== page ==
– John Wayne Wiggins, Harley Allen, “Spread a Little Love Around”
He cooks for me and I cook for him. We gauge who is more fatigued without requiring a word between us and more often than not he is the one in the kitchen busying himself with pots and pans, humming a little or maybe whistling, and that in itself is a sense of family, a feeling of family, a sort of nourishment that I have missed.
And so there are soups and salads and multi-course meals, yet what elicits the most tender smile is, of all things, a sandwich.
For him, the preferred ingredients are these: a six-inch chunk of fresh French baguette, its outer crust crunchy to his bite, Genoa salami with Jarlsberg or Provolone (though he is equally pleased when there is herbed turkey breast and red leaf), and anything else discovered among the cold cuts. Critical, always, are spicy mustard and a thick layer of mayonnaise, both spread precisely to his liking, and naturally… with love.
My mother opens her Merriam Webster and zeroes in on a cryptic term well beyond grade level. She writes out the word and its pronunciation in black felt tip pen, and she includes the full text of its definition and even an illustration. She does this daily for years, on the brown paper bag that holds a sandwich and carrot sticks, or a sandwich and an apple. The surprise of the word is as tasty as what’s inside: Oscar Meyer bologna and Kraft American on white or wheat, or for a treat, peanut butter and jelly.
While Fluffernutters may be all the rage, but I prefer the classics: Skippy with Concord grape or better still, with strawberry preserves.
Despite our decades of differences, I look back and read the vocabulary of a mother’s love.
After years of making school lunches for children of my own, there is a second life or maybe a third, in a universe that has narrowed quickly and taken a reclusive turn. But there is a middle-aged man with a white truck and a gold tooth who knocks on my door every few weeks. He asks about the yard, having driven forty miles to a neighborhood where the likelihood of odd jobs remains high, even in recession.
He pulls ivy from the cracks in the worn red brick, he tears kudzu from a tangle of bushes, he mows in the front and then climbs onto the roof, blowing needles and scooping debris from the gutters. He gives me his best possible price for maintenance that I might otherwise be hard-pressed to afford, and he always tosses in an extra – sweeping the deck, trimming a hedge.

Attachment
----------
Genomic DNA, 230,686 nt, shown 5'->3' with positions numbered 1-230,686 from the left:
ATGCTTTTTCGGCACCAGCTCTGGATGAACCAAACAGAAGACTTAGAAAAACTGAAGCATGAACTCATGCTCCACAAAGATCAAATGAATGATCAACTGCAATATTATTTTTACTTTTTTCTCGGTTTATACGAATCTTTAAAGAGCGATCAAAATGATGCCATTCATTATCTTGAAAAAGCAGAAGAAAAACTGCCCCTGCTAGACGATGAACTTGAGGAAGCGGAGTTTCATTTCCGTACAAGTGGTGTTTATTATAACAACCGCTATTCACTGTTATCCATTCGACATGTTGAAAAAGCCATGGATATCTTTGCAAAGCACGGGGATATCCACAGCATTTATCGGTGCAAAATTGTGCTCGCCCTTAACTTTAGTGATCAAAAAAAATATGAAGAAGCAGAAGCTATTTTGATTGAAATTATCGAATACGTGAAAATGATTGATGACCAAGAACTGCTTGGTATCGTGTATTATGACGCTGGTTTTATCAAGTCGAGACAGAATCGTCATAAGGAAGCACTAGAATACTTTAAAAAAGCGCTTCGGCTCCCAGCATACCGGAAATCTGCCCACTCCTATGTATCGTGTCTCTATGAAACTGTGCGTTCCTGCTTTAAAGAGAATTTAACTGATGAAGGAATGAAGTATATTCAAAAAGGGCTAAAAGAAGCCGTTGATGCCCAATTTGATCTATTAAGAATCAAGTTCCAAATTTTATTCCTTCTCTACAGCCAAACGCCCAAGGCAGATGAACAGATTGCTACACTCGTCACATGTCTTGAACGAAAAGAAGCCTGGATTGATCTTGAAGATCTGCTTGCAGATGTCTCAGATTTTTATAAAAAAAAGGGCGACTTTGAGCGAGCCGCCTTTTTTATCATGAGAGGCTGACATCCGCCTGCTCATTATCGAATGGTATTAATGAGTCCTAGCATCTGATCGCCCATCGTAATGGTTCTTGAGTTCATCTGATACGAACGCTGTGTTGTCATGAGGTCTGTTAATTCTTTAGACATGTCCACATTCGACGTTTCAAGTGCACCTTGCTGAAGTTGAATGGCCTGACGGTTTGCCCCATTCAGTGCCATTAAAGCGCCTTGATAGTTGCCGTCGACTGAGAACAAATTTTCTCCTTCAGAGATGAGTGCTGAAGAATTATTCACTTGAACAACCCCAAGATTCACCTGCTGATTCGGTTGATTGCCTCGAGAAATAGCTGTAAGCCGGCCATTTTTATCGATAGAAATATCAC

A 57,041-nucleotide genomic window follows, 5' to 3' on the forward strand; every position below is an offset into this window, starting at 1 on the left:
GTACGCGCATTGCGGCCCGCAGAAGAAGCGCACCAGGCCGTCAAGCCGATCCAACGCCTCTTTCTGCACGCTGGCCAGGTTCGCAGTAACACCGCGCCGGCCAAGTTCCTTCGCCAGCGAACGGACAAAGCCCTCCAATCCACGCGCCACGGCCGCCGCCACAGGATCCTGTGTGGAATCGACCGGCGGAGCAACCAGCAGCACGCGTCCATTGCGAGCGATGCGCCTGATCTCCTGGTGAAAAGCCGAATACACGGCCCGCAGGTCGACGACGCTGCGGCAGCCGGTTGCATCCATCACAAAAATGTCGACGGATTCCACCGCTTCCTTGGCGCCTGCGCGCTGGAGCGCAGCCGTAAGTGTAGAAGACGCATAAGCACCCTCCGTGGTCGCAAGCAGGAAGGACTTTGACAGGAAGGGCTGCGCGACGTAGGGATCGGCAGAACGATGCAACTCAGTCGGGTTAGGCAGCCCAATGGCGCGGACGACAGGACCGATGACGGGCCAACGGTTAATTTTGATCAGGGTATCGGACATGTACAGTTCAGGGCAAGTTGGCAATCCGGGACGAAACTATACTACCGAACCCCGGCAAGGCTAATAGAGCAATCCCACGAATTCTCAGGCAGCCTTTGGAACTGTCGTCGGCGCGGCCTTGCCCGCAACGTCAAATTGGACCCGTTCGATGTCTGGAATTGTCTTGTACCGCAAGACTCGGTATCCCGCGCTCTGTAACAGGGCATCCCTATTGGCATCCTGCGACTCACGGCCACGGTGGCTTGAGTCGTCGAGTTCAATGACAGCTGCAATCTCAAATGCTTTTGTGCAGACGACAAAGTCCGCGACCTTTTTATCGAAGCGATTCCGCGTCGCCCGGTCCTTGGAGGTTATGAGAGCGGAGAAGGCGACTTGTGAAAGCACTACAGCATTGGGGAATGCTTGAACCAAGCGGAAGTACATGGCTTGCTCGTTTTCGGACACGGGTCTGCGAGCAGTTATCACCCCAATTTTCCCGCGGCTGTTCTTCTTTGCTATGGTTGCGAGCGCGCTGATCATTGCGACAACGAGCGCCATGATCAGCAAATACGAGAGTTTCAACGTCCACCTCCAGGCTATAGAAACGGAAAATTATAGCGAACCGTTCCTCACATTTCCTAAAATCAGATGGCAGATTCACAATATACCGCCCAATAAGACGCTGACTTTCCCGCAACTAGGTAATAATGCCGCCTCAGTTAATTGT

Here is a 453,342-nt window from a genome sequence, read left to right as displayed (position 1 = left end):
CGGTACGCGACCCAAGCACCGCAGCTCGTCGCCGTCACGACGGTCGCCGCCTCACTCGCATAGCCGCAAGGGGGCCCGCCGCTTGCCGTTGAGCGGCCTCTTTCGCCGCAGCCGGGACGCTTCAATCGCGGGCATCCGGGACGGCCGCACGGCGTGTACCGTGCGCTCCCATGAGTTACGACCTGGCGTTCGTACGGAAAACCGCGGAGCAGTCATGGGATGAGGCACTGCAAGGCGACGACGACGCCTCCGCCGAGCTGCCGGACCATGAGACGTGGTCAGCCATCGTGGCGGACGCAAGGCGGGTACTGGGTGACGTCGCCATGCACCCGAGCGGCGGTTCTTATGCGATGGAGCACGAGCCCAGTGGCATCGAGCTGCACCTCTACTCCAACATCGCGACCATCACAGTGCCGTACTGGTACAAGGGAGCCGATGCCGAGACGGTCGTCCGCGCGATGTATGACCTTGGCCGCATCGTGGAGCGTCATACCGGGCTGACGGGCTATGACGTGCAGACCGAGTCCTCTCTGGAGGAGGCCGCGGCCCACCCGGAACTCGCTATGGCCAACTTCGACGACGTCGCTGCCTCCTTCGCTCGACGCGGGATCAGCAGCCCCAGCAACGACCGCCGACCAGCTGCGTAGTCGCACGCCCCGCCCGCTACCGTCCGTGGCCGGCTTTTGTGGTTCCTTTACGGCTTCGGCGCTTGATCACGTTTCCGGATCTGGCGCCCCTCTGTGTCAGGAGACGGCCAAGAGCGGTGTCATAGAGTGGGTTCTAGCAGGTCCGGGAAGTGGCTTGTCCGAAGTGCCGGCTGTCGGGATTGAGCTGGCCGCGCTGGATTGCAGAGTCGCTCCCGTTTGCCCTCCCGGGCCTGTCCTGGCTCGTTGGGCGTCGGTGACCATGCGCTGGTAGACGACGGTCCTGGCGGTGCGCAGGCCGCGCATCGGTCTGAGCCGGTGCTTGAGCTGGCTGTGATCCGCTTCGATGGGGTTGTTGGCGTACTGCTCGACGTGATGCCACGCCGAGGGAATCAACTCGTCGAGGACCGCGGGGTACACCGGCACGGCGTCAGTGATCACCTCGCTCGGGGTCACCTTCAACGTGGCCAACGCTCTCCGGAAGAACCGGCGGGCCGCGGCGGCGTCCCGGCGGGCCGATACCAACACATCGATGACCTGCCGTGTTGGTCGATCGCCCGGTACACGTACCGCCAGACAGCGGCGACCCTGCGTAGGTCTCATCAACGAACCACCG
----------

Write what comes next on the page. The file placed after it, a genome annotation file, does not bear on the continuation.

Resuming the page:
I pay him, I make him a sandwich, he thanks me and we say our goodbyes.
My elder son Skypes and describes the way he bikes from Geneva into France because it’s less expensive to buy groceries across the border. He selects his produce and his meat, cycles back in the cold to his apartment with a backpack full of supplies, and he cooks for himself from recipes he learns on the Internet. When he returns home after nine months overseas, he shows off his newly acquired culinary skills, with understandable pride.
That is after he asks that I prepare him “something American,” which, as it turns out, is a hamburger first and not long after, a sandwich. He is quite capable of whipping up both himself, yet the request is specifically of me – “because,” he explains, “it always tastes better when you make it.”
And over the years, if I’m under the weather or too preoccupied to eat, my boys work their magic in the same way for me: multigrain with ham or turkey, Muenster or Havarti, spinach and whatever else can be layered on, with a dash of Dijon and a hint of mayonnaise… this, an act of love, the sensation of love, the feeling of love that is so simple to give and gracious to accept – however sweet or savory.
Part of a series of essays, recipes, and tidbits on food and love in celebration of Valentine’s week, with thanks and appreciation to the busy writers who contributed. Please be sure to visit Rudri, Judith, Andrea, and Heather.
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